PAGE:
Quantification of Data from Color Images

RGBcal and DyEye are tools for analyzing RGB (Red-Green-Blue) color images on DOS-based microcomputers.  Their purpose is to transform an RGB image via some equation into quantitative information.  This information can be boolean, denoting the presence or absence of some characteristic (e.g., plant versus soil), or it may be continuous (e.g., the concentration of dye on the soil surface).

RGBcal is used to develop and calibrate the transforming relationship, and DyEye is used to effect the transformation.  Both programs work with uncompressed TIFF (tag image file format) files, a common and flexible raster image file format recognized by most scanners, digital cameras, image editing programs, and even many word processors.  The programs were designed to be used on small DOS-based computers, but are capable of working with quite large image files.  The programs were originally developed with agronomic applications in mind, as reflected in the examples, but they are not restricted to that field.

The programs are written in Turbo Pascal 7.0, and most of the source code is in the public domain.  It is my hope that other people may benefit from having access to my code, and perhaps make suggestions and improvements.  I also hope to port the programs to Delphi, giving them Windows feel and capabilities, but am making no promises as to when that may happen.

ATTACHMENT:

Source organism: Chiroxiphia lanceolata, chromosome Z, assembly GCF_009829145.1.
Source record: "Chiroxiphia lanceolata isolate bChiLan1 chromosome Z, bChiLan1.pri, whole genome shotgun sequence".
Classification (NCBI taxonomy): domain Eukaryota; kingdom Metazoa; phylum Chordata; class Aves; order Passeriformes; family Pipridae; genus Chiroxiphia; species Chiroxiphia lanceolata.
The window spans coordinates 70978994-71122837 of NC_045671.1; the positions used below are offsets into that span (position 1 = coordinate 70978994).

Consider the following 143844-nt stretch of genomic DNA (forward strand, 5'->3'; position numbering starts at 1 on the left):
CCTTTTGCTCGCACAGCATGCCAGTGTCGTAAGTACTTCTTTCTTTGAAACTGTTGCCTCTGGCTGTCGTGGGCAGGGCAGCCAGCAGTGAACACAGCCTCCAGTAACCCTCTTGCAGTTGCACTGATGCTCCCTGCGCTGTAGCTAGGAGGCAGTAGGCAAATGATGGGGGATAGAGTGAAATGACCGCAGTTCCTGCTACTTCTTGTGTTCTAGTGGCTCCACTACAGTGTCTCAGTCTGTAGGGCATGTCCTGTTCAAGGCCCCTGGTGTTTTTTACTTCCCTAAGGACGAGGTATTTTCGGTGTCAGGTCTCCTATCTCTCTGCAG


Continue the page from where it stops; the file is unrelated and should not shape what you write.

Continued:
For more information on RGBcal and DyEye, you can view the program manuals. If you are interested in using these programs to measure area, perimeter, or length of objects, you might also want to look at information on the companion program, RootEdge (recently updated to version 2.2g). Click here to download the files necessary to run the programs (executables, manual, and support files), or here to download everything, including source code.

If you are interested in looking over a few example applications, you can download four sample images of a corn canopy, which is referred to in an article in the Jan./Feb. 1999 Agronomy Journal, or some calibration files (scratched surface) and a composite image of a dyed soil surface from an article in the Jan./Feb. 1999 Soil Science Society of America Journal.